Recently students in a non-English language arts class turned in research papers worth a high percentage of their grade. Scoring the papers, their teacher found rampant plagiarism ranging from improper citing of sources to blatantly copying and pasting paragraphs of text from online sources without any citation at all.
My colleague who I will dub—Attentive-Responsible-Teacher (or Art)—followed our school’s handbook in regards to plagiarism. Art gave each student a zero on their paper, wrote up disciplinary referrals, and set parameters for students to try again. Because no one blatantly took an entire paper from another source and attempted to pass said paper off as their own, this teacher wanted students to learn from their mistake and have a chance to try again (at a 30% reduction).
Some parents and students came unglued.
Around 25% of the class had plagiarized sections in their papers and, according to Art, the responses from students ranged from taking full responsibility; to acknowledging poor note-taking strategies which led to the problem passages; to I never learned this.
After a flurry of emails, meetings, conferences and phone calls Art contacted me, as the English Department Chair, to clarify a few things.
Some students and parents argued their miss-cited papers landed in a gray area. That miss-citing sources is not the same as plagiarism. This is euphemism. Plagiarism, defined, is representing someone else’s words, image, etc. as one’s own. If a student includes a quote verbatim from a text without quote marks, they are graphically indicating those words are their own. Plagiarism.
It might be an honest mistake without mal-intent, but it is nonetheless a serious error deserving consequences. I spoke with a parent who felt the students should get to re-write the paper and still earn 100%, claiming that would make it a learning opportunity and not punishment. This contributed to an over-arching theme emerging from the conversations with parents and administrators: the students didn’t know they were plagiarizing so they can’t be punished for plagiarizing.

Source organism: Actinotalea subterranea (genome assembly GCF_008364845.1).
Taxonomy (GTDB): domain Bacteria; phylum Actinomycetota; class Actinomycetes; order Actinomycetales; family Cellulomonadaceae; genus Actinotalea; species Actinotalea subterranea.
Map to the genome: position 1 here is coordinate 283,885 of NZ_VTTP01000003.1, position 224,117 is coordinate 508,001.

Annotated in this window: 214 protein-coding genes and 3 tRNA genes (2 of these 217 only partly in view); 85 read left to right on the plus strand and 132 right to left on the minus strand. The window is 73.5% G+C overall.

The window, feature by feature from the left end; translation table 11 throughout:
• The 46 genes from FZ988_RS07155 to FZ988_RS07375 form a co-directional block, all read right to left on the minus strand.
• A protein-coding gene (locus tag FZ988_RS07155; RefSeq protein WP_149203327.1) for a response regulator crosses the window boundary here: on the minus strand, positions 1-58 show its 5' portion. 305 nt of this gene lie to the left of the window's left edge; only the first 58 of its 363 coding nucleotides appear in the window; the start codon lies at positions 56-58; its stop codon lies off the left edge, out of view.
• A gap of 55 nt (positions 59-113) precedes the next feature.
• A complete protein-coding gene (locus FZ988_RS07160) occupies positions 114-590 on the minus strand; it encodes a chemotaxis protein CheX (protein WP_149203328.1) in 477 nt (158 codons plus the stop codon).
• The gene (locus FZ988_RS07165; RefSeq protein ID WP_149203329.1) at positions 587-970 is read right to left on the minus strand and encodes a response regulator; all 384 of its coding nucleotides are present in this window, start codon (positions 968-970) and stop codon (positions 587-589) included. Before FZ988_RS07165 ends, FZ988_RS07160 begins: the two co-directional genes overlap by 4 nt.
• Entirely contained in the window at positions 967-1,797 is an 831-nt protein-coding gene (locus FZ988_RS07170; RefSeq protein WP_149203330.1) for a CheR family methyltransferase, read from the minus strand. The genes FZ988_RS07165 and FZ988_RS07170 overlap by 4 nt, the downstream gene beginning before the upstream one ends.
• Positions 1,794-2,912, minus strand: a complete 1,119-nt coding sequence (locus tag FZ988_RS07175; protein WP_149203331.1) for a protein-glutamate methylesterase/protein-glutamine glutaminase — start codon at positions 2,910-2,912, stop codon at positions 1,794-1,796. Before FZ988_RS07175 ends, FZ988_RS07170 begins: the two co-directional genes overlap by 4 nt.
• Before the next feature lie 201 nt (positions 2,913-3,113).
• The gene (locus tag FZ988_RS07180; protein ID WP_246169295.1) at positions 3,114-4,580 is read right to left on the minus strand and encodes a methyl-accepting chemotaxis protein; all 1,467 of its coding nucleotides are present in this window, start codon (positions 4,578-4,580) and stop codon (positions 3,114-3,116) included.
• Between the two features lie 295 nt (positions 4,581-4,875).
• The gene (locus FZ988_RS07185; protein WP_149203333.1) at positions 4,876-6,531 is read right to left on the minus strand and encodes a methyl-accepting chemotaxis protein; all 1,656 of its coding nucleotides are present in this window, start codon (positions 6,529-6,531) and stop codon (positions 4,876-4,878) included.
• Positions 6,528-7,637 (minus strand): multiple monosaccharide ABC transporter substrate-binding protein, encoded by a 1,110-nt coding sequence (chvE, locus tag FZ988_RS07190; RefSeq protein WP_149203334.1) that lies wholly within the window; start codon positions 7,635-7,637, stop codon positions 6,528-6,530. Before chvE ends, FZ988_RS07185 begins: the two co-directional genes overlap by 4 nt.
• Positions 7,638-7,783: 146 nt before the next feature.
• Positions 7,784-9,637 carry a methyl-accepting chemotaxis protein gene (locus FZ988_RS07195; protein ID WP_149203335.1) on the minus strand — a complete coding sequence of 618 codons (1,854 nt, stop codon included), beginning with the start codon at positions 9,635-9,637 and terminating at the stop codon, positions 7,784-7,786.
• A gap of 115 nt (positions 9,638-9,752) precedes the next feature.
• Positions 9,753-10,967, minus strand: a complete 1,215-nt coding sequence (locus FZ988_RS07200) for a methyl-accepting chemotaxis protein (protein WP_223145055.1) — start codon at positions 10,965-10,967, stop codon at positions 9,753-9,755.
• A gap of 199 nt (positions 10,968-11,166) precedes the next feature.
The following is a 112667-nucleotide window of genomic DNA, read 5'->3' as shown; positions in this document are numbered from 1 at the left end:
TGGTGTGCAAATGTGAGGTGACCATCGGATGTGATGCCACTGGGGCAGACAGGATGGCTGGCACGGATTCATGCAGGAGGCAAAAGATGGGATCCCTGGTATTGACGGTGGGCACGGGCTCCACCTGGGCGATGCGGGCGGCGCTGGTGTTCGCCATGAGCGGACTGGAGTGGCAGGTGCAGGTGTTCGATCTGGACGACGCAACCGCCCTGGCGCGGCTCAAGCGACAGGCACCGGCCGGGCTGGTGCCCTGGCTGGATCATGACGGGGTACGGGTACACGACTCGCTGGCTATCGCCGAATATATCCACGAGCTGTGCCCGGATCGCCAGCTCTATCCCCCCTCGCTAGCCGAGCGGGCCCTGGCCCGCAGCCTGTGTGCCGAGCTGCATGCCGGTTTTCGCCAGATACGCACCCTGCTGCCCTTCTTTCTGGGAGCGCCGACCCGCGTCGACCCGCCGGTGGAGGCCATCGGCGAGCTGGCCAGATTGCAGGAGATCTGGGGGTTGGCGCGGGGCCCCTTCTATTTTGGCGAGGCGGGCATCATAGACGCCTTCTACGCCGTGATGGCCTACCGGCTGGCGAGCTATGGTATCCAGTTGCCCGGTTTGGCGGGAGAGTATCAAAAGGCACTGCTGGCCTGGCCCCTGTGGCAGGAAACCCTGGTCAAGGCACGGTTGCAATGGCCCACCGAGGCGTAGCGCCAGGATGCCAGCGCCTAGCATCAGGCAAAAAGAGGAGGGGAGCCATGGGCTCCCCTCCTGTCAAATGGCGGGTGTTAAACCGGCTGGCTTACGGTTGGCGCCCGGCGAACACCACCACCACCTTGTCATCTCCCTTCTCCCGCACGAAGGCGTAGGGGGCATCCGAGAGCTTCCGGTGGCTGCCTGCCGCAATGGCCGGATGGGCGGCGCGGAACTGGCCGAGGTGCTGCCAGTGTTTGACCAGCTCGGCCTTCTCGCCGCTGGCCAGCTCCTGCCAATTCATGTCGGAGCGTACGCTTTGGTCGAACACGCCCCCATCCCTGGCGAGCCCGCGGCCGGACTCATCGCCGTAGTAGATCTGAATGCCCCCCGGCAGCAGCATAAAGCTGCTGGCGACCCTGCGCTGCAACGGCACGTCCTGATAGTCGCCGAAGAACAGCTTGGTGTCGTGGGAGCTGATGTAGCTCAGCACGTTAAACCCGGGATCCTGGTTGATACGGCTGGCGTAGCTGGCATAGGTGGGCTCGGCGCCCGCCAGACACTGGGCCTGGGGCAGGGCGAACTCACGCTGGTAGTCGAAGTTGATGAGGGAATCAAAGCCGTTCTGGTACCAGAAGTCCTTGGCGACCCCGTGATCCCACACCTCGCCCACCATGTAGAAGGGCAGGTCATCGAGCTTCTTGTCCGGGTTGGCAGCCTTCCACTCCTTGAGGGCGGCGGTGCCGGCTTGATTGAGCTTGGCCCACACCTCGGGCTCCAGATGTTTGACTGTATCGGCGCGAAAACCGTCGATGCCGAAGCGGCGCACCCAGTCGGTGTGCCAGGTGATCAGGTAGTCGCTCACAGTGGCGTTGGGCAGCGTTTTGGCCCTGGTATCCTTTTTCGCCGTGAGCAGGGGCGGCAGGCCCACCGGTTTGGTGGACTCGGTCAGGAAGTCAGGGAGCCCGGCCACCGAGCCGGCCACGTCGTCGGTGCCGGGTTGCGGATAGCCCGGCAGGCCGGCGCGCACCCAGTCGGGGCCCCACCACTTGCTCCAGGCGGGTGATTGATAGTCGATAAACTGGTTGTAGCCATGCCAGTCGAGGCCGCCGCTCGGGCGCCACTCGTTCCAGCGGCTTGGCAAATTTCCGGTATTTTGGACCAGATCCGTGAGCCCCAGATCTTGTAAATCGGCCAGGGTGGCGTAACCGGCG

Of course they can. Just as I can get a speeding ticket when unaware of how fast I was driving, inadvertent plagiarism is not really a thing, but a rhetorical nicety created by parents and students to avoid the feeling of shame being called out as plagiarizers. A natural human reaction.
Then it hit me, this situation was less about academic integrity than it was about failure. They failed something in such a way as to tarnish both their academic record (temporarily) and their personal integrity (also temporary, but I suspect it does not feel temporary).
From my teacher’s perspective, the academic learning opportunity is pretty clear. I hope they have a clearer sense of what constitutes academic plagiarism, and acts of academic plagiarism carry serious consequences (here a slight grade reduction, at University expulsion is on the list).
I also understand students and parents reacting to the culturally inherent fear of failure. The fact is, for learning to take place it must be uncomfortable and we must fail. As teachers, our job is not to make it more comfortable, but to respect students enough to walk them into discomfort, and not leave them there completely alone.
One of the best pieces of advice I’ve ever come across for education, or for life, is from Samuel Beckett’s enigmatic story Worstward Ho! where his characters face continual abstract struggle: “Ever tried. Ever failed. No matter. Try again. Fail again. Fail better.”
This advice applies to teachers and students alike. There are all kinds of failure, and when it comes to learning, it is necessary. The reality is teachers and students (and even parents) sometimes have to sit in discomfort for any development to take place. We all have to try again and continually attempt to fail better.